Disgruntled Likud ministers don't openly back Netanyahu primary push

PM shows willingness to back compromise solution after previously rejecting it.

June 4, 2015 22:32
3 minute read.
Benjamin Netanyahu

Prime Minister Benjamin Netanyahu at a Likud faction meeting, December 3, 2014. (photo credit: MARC ISRAEL SELLEM/THE JERUSALEM POST)


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Likud ministers mostly left Prime Minister Benjamin Netanyahu to fend for himself this week in convincing central committee members not to cancel the party’s open primaries.

The vote on whether to give the central committee the authority to elect the Likud’s list for future elections or to keep the vote open to all party members, initiated by Knesset Interior Committee chairman Dudi Amsalem and central committee members, will take place next Thursday.

In a meeting with central committee members on Thursday in Ramat Gan, the third this week, just Public Security Minister Gilad Erdan and Science and Technology Minister Danny Danon joined Netanyahu’s efforts. Immigration and Absorption Minister Ze’ev Elkin participated in a meeting with a smaller forum of Likud chapter chairmen.

Non-minister MKs were more openly supportive of the prime minister.

A source at Thursday evening’s meeting, which was closed to press, said MKs Yoav Kisch, Nurit Koren, David Bitan and Miki Zohar, as well as Deputy Minister Ayoub Kara, attended.

One Likud minister told The Jerusalem Post he and his colleagues were mostly absent from the meetings even though many of them oppose canceling the primary system because they were dissatisfied with the portfolios they received.

“If he doesn’t help me – and I didn’t ask for much – why should I help him?” the minister said.

When he heard Erdan was speaking to central committee members, the minister remarked: “Well, he got everything he wanted.”

The minister predicted that Netanyahu would not win the vote because central committee members would want to give themselves more power.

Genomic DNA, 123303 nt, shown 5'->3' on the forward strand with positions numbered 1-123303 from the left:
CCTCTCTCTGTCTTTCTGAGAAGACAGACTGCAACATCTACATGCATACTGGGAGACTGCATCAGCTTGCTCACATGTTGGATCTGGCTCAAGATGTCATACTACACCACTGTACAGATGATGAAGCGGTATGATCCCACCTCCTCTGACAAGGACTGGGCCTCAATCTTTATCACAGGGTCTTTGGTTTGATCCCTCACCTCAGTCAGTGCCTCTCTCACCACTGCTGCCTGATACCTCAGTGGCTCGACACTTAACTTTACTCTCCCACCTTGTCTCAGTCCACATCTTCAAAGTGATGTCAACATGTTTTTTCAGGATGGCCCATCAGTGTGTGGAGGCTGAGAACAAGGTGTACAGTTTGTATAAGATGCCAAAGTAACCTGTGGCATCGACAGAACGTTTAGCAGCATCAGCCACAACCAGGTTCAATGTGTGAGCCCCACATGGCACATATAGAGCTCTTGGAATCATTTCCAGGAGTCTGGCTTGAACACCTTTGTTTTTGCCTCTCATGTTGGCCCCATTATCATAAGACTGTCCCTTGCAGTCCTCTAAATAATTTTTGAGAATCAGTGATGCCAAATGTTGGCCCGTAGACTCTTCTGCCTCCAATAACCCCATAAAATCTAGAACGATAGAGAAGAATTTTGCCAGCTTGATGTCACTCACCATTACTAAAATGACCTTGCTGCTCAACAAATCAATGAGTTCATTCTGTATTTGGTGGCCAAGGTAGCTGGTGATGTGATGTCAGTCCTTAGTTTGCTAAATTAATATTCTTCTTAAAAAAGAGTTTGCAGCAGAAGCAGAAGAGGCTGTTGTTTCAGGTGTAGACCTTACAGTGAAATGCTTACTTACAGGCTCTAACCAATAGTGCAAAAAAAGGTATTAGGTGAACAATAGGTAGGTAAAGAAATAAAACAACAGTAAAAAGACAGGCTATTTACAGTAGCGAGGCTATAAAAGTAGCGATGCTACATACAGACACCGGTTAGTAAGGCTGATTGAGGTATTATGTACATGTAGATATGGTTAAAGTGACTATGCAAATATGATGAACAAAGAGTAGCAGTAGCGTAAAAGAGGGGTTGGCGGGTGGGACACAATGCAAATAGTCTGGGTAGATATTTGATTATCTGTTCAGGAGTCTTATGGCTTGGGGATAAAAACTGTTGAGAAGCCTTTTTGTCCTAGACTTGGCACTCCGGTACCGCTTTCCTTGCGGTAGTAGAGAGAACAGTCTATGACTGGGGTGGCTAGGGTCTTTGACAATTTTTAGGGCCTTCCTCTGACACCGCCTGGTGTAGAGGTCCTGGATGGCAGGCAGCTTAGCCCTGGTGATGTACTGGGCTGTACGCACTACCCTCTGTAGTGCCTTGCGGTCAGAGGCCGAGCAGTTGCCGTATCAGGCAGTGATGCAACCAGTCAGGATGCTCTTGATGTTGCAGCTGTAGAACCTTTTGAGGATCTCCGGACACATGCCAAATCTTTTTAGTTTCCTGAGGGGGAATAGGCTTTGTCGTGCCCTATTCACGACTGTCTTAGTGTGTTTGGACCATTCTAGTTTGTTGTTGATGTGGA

According to a source at Thursday night’s event, Netanyahu said: “We won [the election] because we were united.

My goal is to bring in at least 40 seats [in the next election].

If we take the vote away, people will leave – especially young people.”

The prime minister said the more people who vote in a primary, the better the choice of candidates will be.

“This vote will be a fateful one for our movement. The current system has proven itself and brought people to the Likud,” Erdan said.

Netanyahu also said he would consider a compromise solution, to which he was not open earlier in the week, but he asked central committee members to be united in supporting his choice whatever it may be.

One of the compromises proposed is to have the vote for the general slots on the list open to all party members and for central committee members to vote for the regional slots.

Danon expressed support for the compromise and said he thinks it will be the likely result of next week’s vote.

At the same time as Netanyahu’s event, Amsalem held an opposing one in Modi’in for central committee members who support putting voting power back into their own hands.

“The time has come for the party’s leaders to come to its chapters and not just TV studios,” Amsalem stated. “Central committee members are our barometers and they know the public, which has given [the Likud] the privilege of leading the country for four decades.”

Amsalem said people try to delegitimize the central committee, but they are “the most amazing people in Israel” and “no one bothers to talk about how much of their own energy and resources and time and effort these people invest in their communities.”

The MK added that this is not a campaign against Netanyahu and that the central committee appreciates his great contributions to the party, but that they think the system is wrong.

“This is the time... to revive the Likud and bring Likud back to the Likudniks,” Amsalem declared.

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